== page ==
Telehealth, in its most basic form, has been around for many years. In more rudimentary iterations, patients simply called in to the office and spoke to their provider on the phone. More recently, though, telehealth has become virtually synonymous with video-based consultations, and since the start of the COVID-19 pandemic, the practice has seen huge increases in popularity. In addition to allowing patients to receive basic consultations and follow-up care, this shift has encouraged significant innovation, expanding just what types of remote care we thought were possible.
Build It Yourself
When healthcare providers realized they would need to reach more of their patients remotely, many didn’t have an infrastructure for providing these service – but most simply chose an out of the box solution and got started. One Ohio-based mental health clinic, however, already had a telehealth system, but they decided this wasn’t good enough. Instead, the group used their internal IT expertise to develop a telehealth platform with a shared EHR system, while also building out their team of national telehealth providers.
Could a healthcare provider actually compete with IT companies in the telehealth sector? Lighthouse made it clear this was possible if the provider had the right skills and defined its goals clearly. Because the system was built with provider feedback, it included key emergency planning elements, flagged potential issues with telehealth-related insurance coverage, and generally streamlined the sorts of issues that only users can speak to, and which are often overlooked.
Emphasizing Employee Wellness
One central feature of telehealth is its ability to go anywhere. In fact, that’s kind of the point – telehealth reaches patients at home or on their phones when conventional office visits may not be an option. One place many providers and patients may not have expected to find telehealth care, however, is on job sites, yet recently they’ve arrived. Work-Fit, in partnership with HealthRoster, provides access to a virtual injury clinic, no matter where work takes your team.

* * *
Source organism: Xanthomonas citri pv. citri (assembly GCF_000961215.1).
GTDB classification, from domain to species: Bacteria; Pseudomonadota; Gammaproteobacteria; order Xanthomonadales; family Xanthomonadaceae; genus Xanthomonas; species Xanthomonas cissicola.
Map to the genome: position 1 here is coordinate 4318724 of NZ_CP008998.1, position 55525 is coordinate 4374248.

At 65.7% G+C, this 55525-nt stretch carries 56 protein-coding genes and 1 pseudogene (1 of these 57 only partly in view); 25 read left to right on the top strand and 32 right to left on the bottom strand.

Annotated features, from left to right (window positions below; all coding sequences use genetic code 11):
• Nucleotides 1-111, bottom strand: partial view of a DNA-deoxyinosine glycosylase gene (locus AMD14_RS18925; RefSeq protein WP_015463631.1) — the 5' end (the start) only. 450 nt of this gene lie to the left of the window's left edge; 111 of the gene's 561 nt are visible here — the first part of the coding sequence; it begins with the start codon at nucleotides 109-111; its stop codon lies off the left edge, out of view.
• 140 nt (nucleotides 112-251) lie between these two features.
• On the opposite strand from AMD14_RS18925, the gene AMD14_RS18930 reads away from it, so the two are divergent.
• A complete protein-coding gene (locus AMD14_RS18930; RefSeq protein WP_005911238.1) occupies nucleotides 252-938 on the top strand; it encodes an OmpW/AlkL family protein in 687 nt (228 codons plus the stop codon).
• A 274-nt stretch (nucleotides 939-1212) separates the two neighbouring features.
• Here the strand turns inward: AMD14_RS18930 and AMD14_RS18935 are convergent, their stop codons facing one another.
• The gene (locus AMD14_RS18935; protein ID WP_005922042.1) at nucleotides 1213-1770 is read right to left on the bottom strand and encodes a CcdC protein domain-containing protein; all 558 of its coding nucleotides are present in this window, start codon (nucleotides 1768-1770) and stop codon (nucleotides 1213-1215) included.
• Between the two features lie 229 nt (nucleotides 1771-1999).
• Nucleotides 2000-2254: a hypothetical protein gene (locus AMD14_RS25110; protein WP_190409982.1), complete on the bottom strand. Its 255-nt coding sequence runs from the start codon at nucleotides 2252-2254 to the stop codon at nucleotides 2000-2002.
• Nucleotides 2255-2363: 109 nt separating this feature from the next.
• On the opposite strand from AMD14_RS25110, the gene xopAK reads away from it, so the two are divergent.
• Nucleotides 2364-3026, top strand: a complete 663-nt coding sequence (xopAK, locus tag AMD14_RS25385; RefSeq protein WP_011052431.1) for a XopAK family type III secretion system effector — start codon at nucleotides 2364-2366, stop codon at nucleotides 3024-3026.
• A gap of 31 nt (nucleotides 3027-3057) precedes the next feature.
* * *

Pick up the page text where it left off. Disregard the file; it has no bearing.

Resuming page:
In addition to onsite injury triage, one of the advantages of this kind of targeted telehealth is that it’s scalable and, in the case of this program, includes options for employee wellness programs. It can also reduce onsite injuries and help workers feel confident that whatever happens, they have access to appropriate guidance, referrals, and emergency support.
Driving Down Costs
Though there are some questions about whether telehealth should be a cost reduction tools, there are some ways in which this is undeniably the case, regardless of intentions. For example, using onsite telehealth to triage workers reduces workers compensation costs, and can streamline communication with insurance providers when a worker does need to file a claim. And while many telehealth appointments are patients’ first contacts, which can be more expensive, programs like the one run by Lighthouse make such a difference in continuity of care and patient compliance, that those patients have far lower emergency care costs than similar patients without access to telehealth.
Ensuring ongoing access and insurance coverage for telehealth beyond the COVID-19 pandemic remains a pressing issue and the tool’s future remains uncertain. With sufficient advocacy by providers and patients alike, however, those most impacted should be able to push for its continued use and coverage.